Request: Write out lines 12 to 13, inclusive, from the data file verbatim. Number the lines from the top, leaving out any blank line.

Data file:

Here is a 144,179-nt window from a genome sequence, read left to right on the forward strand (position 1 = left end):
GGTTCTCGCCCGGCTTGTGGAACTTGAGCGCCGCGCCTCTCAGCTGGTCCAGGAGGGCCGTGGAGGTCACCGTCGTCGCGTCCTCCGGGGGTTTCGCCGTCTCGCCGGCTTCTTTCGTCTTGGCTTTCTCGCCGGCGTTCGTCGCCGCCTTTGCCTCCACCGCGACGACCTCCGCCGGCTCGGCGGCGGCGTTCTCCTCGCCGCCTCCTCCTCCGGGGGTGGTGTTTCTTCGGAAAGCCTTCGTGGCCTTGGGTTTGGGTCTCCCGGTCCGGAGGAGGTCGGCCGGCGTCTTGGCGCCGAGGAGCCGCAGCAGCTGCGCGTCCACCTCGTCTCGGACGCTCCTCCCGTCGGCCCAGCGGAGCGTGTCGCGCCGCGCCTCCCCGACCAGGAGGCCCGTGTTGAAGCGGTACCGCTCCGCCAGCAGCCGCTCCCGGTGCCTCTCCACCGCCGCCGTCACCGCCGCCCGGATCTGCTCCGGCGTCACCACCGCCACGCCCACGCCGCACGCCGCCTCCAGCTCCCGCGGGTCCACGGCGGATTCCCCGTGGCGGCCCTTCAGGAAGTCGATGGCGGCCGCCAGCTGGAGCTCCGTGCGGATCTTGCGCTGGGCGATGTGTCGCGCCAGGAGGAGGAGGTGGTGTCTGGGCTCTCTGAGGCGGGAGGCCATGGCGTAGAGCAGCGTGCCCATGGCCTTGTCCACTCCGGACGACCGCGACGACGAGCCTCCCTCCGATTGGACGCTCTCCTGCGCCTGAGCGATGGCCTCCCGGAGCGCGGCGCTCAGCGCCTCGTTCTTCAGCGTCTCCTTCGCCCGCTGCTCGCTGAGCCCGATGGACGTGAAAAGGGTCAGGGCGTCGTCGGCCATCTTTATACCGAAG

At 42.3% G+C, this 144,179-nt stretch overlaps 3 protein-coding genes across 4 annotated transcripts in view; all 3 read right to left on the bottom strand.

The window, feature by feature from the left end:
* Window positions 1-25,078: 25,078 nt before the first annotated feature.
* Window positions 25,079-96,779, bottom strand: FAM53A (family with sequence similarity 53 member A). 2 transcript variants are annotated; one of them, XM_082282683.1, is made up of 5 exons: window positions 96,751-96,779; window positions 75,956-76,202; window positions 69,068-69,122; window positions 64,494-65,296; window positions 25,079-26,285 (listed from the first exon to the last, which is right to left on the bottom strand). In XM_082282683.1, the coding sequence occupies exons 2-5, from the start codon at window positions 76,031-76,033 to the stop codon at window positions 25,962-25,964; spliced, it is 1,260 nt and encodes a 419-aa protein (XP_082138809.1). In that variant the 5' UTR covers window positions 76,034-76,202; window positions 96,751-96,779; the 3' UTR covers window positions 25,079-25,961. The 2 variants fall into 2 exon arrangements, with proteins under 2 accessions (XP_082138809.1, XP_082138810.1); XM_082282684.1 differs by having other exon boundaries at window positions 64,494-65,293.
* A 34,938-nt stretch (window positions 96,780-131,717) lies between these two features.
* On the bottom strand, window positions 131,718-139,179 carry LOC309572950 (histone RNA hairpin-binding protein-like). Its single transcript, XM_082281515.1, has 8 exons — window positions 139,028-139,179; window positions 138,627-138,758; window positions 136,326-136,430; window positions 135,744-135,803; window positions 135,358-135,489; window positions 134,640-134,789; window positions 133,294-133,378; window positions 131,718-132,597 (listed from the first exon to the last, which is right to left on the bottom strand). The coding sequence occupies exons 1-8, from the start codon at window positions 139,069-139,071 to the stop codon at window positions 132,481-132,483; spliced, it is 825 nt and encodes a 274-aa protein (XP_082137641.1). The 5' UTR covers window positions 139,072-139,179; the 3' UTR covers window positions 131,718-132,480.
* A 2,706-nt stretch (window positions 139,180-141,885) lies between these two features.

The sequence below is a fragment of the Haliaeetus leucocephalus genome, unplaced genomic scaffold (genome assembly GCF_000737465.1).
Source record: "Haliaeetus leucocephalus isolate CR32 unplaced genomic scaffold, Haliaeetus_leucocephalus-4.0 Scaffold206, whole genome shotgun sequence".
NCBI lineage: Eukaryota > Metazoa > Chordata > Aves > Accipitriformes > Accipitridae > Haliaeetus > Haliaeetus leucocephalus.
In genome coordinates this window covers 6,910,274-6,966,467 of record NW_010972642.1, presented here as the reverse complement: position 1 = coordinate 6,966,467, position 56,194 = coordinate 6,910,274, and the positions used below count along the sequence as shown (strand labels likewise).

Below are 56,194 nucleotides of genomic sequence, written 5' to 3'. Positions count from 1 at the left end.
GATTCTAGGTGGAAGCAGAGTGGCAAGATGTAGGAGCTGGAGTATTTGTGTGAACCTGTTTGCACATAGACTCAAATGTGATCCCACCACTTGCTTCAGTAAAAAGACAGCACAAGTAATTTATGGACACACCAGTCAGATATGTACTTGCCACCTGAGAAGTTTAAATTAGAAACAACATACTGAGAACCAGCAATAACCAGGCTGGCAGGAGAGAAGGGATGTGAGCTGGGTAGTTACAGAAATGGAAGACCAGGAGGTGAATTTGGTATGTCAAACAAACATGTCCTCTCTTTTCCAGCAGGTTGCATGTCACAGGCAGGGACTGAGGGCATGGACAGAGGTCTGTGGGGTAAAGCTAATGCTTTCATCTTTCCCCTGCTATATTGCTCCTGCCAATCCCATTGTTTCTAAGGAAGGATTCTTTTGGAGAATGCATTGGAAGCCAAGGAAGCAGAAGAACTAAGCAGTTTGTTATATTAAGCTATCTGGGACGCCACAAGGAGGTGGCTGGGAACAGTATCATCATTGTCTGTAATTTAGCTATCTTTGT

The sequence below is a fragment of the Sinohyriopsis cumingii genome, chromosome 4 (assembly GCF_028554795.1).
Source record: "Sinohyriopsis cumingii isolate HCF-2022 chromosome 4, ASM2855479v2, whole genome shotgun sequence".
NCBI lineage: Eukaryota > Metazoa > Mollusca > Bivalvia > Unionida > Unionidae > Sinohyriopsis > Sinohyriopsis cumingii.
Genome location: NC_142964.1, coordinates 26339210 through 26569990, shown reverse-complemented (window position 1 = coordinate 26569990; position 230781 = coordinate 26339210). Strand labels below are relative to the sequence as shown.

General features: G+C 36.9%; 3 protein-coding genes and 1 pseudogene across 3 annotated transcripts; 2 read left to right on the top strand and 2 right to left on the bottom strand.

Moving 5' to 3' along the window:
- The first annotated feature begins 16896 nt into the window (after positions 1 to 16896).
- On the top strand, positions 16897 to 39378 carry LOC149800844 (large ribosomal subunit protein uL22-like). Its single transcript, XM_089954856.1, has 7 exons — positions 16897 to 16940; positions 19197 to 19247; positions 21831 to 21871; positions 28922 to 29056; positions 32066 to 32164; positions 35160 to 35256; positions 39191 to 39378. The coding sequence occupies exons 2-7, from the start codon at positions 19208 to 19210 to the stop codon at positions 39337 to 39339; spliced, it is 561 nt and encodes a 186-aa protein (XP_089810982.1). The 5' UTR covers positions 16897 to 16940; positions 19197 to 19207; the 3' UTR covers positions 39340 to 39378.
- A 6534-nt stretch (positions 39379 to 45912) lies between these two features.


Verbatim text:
NCBI lineage: Eukaryota > Metazoa > Chordata > Aves > Accipitriformes > Accipitridae > Haliaeetus > Haliaeetus leucocephalus.
In genome coordinates this window covers 6,910,274-6,966,467 of record NW_010972642.1, presented here as the reverse complement: position 1 = coordinate 6,966,467, position 56,194 = coordinate 6,910,274, and the positions used below count along the sequence as shown (strand labels likewise).